Braunschweig, the capital and largest city of Brunswick, c. 1900
Wolfenbüttel Castle in the mid-19th century

The Duchy of Brunswick was subdivided into six districts (Kreise) in 1833. The districts were further subdivided into cities or towns (Städte) and more rural townships (Ämter).

District Area in square kilometers
(1 Dec 1910)[1]
(1 Dec 1910)[1]
Cities and Ämter[7]
District of Blankenburg 474,67 35,989 Blankenburg, Hasselfelde and Walkenried
District of Braunschweig 543,87 191,112 Braunschweig, Riddagshausen, Thedinghausen (since 1850) and Vechelde
District of Gandersheim 533,92 50,435 Gandersheim, Seesen, Lutter am Barenberge and Greene
District of Helmstedt 799,56 78,514 Helmstedt, Schöningen, Königslutter, Vorsfelde and Calvörde
District of Holzminden 584,11 51,756 Holzminden, Stadtoldendorf, Eschershausen, Ottenstein and Thedinghausen (until 1850)
District of Wolfenbüttel 735,92 86,533 Wolfenbüttel, Salder, Schöppenstedt and Harzburg


Helmstedt market place in 1891
Blankenburg, c. 1900
Harzburg, c. 1900
Calvörde in 1900

In 1910, the Duchy of Brunswick had a population of 494,339 people.

According to the 1885 census, 84.90% (316,208 people) of the Duchy's inhabitants held citizenship of Brunswick, while 54,738 people (14.70%) were citizens of other German states. 1506 people (0.40%) were foreign nationals, among those 785 came from Austria-Hungary, 133 from the United Kingdom, 112 from the United States, 91 from Italy, 83 from the Russian Empire, and 81 from Switzerland.[8]


In 1905, 450,760 people or 92.5% of the population adhered to the Evangelical Lutheran Church in Brunswick. 26,504 (5.5%) people were Catholic, 4720 (0.97%) adhered to Reformed churches. 1815 (0.39%) people were of Jewish faith.[9]

Largest municipalities by population

City or town Population
(1 Dec 1910)[1]
Braunschweig 143,552
Wolfenbüttel 18,934
Helmstedt 16,421
Blankenburg am Harz 11,487
Holzminden 10,249
Schöningen 9,773
Seesen 5,381
Harzburg 4,728
Oker 3,984
Stadtoldendorf 3,728
Langelsheim 3,611
Schöppenstedt 3,226
Königslutter 3,126
Bündheim 2,982
Braunlage 2,811
Gandersheim 2,711
Hasselfelde 2,649


In 1905, out of 1,000 residents 455 were working in the industrial sector, mining or construction, 289 were working in agriculture and forestry, 121 in commerce, 57.3 were employed in the civil service and 70 were working in miscellaneous other professions.[9]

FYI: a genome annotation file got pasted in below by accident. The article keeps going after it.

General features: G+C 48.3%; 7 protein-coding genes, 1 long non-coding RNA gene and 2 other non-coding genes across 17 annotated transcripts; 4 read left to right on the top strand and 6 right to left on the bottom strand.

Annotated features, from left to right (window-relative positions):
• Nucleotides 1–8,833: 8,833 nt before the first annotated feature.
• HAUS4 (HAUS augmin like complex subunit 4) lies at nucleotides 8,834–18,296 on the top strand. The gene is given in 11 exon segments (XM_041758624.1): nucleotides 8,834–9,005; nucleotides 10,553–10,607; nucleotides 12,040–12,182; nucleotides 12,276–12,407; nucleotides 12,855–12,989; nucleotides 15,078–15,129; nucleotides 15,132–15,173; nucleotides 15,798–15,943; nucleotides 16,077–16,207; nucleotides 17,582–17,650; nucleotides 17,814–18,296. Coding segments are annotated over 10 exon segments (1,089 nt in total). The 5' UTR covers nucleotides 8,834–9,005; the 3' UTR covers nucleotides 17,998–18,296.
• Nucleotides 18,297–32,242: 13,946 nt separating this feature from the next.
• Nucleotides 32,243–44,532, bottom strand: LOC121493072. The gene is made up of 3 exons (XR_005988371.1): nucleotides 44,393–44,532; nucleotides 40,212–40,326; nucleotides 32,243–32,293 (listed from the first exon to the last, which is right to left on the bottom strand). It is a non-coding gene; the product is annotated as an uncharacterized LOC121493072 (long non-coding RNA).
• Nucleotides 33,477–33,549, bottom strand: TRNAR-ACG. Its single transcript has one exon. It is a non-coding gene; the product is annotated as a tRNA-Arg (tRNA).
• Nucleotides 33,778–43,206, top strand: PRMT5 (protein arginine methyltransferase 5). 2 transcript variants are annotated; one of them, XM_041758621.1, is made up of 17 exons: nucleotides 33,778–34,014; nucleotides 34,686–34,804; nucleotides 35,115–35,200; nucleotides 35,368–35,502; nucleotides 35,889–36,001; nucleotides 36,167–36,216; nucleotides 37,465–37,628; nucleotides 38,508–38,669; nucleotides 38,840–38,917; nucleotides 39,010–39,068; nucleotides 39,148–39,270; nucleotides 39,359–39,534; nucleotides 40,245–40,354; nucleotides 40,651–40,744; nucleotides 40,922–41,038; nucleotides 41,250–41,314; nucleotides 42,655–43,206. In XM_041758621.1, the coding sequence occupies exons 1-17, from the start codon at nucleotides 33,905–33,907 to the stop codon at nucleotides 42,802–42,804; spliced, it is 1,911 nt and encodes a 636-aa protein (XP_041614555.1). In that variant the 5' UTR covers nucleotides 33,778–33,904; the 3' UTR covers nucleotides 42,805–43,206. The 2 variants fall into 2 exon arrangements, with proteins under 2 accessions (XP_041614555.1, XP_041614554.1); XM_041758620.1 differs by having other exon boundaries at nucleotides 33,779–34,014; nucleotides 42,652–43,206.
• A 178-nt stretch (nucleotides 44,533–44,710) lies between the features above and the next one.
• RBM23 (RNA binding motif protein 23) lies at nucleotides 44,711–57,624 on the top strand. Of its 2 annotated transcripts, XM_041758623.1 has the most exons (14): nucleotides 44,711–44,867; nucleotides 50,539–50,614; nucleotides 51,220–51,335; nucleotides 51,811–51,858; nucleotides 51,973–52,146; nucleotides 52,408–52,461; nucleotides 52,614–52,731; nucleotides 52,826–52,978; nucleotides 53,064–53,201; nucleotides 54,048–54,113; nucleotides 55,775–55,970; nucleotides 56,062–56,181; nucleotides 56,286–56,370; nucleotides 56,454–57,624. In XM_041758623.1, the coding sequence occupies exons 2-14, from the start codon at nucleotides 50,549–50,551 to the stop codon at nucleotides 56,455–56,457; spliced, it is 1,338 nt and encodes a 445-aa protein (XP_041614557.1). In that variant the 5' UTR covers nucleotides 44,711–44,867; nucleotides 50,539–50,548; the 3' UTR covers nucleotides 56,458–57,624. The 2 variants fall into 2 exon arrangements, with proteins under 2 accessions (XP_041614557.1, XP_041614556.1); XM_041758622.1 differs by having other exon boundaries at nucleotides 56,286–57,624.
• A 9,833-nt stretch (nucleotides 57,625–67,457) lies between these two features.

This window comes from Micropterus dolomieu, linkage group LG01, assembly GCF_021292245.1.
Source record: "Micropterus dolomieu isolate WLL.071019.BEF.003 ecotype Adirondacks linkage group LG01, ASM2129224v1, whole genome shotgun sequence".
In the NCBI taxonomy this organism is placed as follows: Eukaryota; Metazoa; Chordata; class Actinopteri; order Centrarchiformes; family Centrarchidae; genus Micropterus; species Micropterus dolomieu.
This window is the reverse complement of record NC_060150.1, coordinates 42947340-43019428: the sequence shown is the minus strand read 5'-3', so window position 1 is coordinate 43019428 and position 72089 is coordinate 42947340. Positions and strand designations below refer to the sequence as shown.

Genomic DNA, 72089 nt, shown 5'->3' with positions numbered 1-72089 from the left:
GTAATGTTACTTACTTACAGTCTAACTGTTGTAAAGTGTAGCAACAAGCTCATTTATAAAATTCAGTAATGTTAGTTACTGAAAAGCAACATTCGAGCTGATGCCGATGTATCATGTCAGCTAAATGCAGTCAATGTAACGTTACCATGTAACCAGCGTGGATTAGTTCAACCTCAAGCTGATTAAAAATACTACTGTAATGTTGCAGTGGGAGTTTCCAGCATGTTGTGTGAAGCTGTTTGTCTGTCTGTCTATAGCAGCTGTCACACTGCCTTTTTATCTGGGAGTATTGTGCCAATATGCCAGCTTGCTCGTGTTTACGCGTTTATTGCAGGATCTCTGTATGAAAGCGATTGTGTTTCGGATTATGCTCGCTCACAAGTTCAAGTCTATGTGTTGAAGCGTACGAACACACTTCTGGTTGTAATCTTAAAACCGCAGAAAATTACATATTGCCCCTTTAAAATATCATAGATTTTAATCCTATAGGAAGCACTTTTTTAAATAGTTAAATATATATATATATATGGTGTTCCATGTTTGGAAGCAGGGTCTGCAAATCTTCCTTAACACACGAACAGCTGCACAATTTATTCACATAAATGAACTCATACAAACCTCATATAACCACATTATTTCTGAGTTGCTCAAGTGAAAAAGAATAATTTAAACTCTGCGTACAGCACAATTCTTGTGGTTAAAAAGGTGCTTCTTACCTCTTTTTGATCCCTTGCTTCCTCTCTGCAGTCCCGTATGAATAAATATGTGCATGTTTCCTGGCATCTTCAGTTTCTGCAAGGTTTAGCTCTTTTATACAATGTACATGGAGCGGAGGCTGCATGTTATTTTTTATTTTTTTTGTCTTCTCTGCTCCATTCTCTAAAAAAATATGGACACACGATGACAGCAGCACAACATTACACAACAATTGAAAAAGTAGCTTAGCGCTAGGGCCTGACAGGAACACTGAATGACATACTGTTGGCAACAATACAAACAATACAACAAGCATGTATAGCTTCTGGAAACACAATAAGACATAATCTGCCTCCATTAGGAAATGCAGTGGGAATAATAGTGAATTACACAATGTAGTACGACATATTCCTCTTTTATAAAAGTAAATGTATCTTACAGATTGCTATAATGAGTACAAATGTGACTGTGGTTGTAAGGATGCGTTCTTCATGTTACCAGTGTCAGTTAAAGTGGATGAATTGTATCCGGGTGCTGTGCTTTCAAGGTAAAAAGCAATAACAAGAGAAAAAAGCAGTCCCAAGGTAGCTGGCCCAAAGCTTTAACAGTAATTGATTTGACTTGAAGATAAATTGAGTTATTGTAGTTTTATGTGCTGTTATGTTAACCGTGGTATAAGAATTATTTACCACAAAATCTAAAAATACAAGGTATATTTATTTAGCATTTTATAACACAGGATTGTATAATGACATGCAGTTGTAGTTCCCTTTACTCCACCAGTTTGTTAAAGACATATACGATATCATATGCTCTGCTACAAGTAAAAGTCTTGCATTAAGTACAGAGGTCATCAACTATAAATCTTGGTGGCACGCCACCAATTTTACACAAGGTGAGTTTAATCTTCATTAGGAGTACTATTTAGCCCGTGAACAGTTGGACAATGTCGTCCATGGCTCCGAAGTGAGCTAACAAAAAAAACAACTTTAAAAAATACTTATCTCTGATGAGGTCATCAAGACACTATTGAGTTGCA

The Duchy of Brunswick State Railway was the first state railway in Germany. The first section of its Brunswick–Bad Harzburg railway line connecting Braunschweig and Wolfenbüttel opened on 1 December 1838, as the first railway line in Northern Germany.[10] In the 1870s, the Duchy of Brunswick State Railway merged with the Royal Prussian State Railways. Some other railways of secondary importance were operated by the Brunswick State Railway Company, founded in 1884.


In 1847, MTV Braunschweig was founded as the first sports club in Brunswick.[11]

Brunswick also played a pioneering role in the history of association football in Germany: Konrad Koch, a school teacher from Braunschweig, was the first to write down a German version of the rules of football, and, together with August Hermann, also arguably organized the first football match in Germany between pupils from his school Martino-Katharineum in 1874.[12][13]

The Duchy of Brunswick Football Association (German: Fußballbund für das Herzogtum Braunschweig) was founded in May 1904.[14] Eintracht Braunschweig, founded in 1895, quickly became one of the leading football clubs in Northern Germany. To this day, the team plays in the colours blue and yellow, derived from the flag of Brunswick.

Coat of arms

Coat of arms of the Duchy of Brunswick since 1834

The Duchy of Brunswick-Lüneburg was formed out of the possessions of senior branch of the House of Brunswick. The House of Brunswick originated from the Italian House of Este. This family acquired the inheritance of the Guelph family by marriage — around the year 1000 — of Azzo II with Kunigunde of Altdorf, daughter of Welf II. Again important possessions were gained in (Lower) Saxony by the marriage of Henry the Black to Wulfhilde of Saxony (d 1126), daughter of the last member of the House of Billung, who had been Dukes of Saxony for five generations. They were made Dukes of Brunswick-Lüneburg in 1235. In 1269 the house of Brunswick-Lüneburg divided into the branches of Lüneburg and Brunswick (later Brunswick-Wolfenbüttel, the later Duchy of Brunswick). In 1432 the Principality of Calenberg, the later Electorate of Hanover, split from Brunswick(-Wolfenbüttel), and in 1705 acquired the territory of Lüneburg.

Both branches used in their arms the two lions of Brunswick, the blue lion of Lüneburg and the white steed of Saxony. The use of the lion as a heraldic animal in the House of Guelph goes back to Henry the Lion in the 12th century at least. However, Henry used only a single lion as his symbol. Later accounts by medieval writers that the two golden lions of Brunswick were granted to Henry by the English king, his father-in-law, are deemed fictional by modern historians.[15] It was Henry's sons from his marriage with Matilda of England, the future Holy Roman Emperor Otto IV and Henry V, Count Palatine of the Rhine, who adapted the Royal Arms of England to display their royal lineage. While Otto's coat of arms showed the three golden lions of England, Henry used only two. The two lions of Henry V then went on to become the symbol of the House of Guelph.[16] The blue lion of Lüneburg was adopted by John I of Lüneburg, who based his coat of arms on the coat of arms of Denmark to emphasise his kinship with the Danish kings.[17] The dukes of Brunswick later added the blue lion to their arms as well, to show their own claim to the territory of Lüneburg.